SSD and Intellectual Disabilities

Have you ever taken an IQ test? Formally called an “intelligence quotient” test, an IQ test serves to determine an individual’s intellectual potential. IQ tests gauge intellect through questions about analogies, patterns, and classifications, and test visual, spatial, and logical skills. An IQ test might ask questions like:

  • What number comes next in the pattern of 37, 34, 31, 28?
  • Book is to reading as fork is to . . .

In the United States, the average score of an IQ test is between 85 and 114. 68% of test takers are in this range, but 2.3% score a 130 to 144, which identifies them as gifted. And less than 1% of test takers score between a 145 and 159, the qualifications for a genius.

Just like some people score higher than average, some people also score lower than average on IQ tests.

What is an Intellectual Disability?

According to the American Association of Intellectual and Developmental Disabilities, an intellectual disability is characterized by significant limitations in intellectual functions as well as limitations in adaptive behavior. Adaptive behavior includes everyday skills, like cleaning the house, making a meal, or going to school or work.

Intellectual disabilities are broken into categories based on IQ score and the severity of a person’s limitations:

  • Mild: IQ score of 50 to 75
  • Moderate: IQ score of 35 to 49
  • Severe: IQ score of 20 to 34
  • Profound: IQ less than 20

85% of people with intellectual disabilities have a mild disability. This means they can usually adapt to daily life and blend in socially, though they are slower in developmental areas. On the other hand, people with severe impairments might be unable to live independently.

Adaptive Behavior Challenges at Work

When someone has an intellectual disability, it can have a significant impact on their ability to work. An intellectual disability not only affects skills like problem solving, concentrating, and applying new information, but might also impact a person’s ability to:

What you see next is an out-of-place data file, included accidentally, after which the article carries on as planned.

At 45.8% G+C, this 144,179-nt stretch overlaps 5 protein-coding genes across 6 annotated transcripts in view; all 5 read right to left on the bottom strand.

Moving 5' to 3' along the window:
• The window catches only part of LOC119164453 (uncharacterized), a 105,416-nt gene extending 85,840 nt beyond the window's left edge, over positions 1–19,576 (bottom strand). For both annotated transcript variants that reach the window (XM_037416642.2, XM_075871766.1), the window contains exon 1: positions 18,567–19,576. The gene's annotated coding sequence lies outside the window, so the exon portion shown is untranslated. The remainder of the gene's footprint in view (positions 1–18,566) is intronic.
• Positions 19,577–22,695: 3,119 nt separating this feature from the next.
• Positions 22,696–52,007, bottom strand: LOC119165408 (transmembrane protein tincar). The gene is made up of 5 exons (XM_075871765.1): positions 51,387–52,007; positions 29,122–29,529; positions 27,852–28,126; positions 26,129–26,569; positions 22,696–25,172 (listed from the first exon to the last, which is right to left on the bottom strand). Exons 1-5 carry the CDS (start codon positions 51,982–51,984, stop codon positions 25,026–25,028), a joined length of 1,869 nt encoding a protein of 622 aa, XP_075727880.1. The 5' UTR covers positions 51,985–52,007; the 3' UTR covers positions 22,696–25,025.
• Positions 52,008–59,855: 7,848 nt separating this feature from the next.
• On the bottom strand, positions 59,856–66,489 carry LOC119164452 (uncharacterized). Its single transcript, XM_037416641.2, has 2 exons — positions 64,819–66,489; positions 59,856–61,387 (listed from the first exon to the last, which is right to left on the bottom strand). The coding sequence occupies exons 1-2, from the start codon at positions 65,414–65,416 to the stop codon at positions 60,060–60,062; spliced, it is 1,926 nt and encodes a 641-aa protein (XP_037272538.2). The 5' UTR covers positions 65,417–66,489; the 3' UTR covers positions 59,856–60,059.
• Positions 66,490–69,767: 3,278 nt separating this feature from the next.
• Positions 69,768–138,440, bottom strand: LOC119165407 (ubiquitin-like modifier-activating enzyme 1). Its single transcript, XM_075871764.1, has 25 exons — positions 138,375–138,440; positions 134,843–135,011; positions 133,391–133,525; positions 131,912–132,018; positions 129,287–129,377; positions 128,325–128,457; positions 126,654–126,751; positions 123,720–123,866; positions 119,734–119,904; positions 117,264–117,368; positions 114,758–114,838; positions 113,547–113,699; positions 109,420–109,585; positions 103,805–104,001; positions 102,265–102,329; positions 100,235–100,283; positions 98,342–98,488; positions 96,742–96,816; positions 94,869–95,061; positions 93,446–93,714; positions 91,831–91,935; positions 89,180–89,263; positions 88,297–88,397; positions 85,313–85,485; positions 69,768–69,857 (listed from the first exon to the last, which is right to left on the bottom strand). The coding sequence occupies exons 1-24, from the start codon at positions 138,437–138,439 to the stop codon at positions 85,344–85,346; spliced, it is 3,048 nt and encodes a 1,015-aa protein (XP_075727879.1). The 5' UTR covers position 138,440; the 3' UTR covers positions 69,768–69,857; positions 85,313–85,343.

• exhibit socially appropriate behavior at work
  • distinguish between acceptable and unacceptable work performance
  • dress appropriately for work and maintain appropriate personal hygiene
  • avoid occupational hazards

For example, a construction worker with an intellectual disability could be unable to quickly learn how to properly and safely use a new piece of machinery. Their delay in learning not only hinders productivity, but could also put themselves or others at risk if a project involves heavy, fast-moving, or otherwise dangerous machinery. Or in an office setting, an intellectual disability might affect someone’s ability to work on multiple tasks.

Does an Intellectual Disability Qualify for SSD?

If someone’s intellectual disability impacts their ability to work, they might be able to qualify for Social Security Disability (SSD) benefits. For someone to qualify, they must have an overall IQ of 70 or below, or an IQ score between 71 and 75 with a verbal or performance score below 70. An SSD applicant’s abilities in adaptive functioning are also considered. If someone’s IQ is so low that they cannot take an IQ test, their ability to perform basic functions, like eating and dressing, is taken into account. Additionally, an intellectual disorder must have existed before the individual was 22 years old. This rules out intellectual limitations that resulted from something else, like a traumatic brain injury, though such limitations may still qualify someone for SSD under different requirements.

Though people with intellectual disabilities might have developmental delays or adaptive issues, many still thrive in life, and SSD can help.

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The attorneys at Perenich, Caulfield, Avril & Noyes represent those involved in car accidents, motorcycle accidents, bicycle accidents, pedestrian accidents, and other types of personal injury matters. Our firm is one of the oldest personal injury law firms in Tampa Bay. There are no attorneys’ fees or costs unless we prevail for you. Call our office 24 hours a day at 727-796-8282 or simply click here to schedule a free case consultation.

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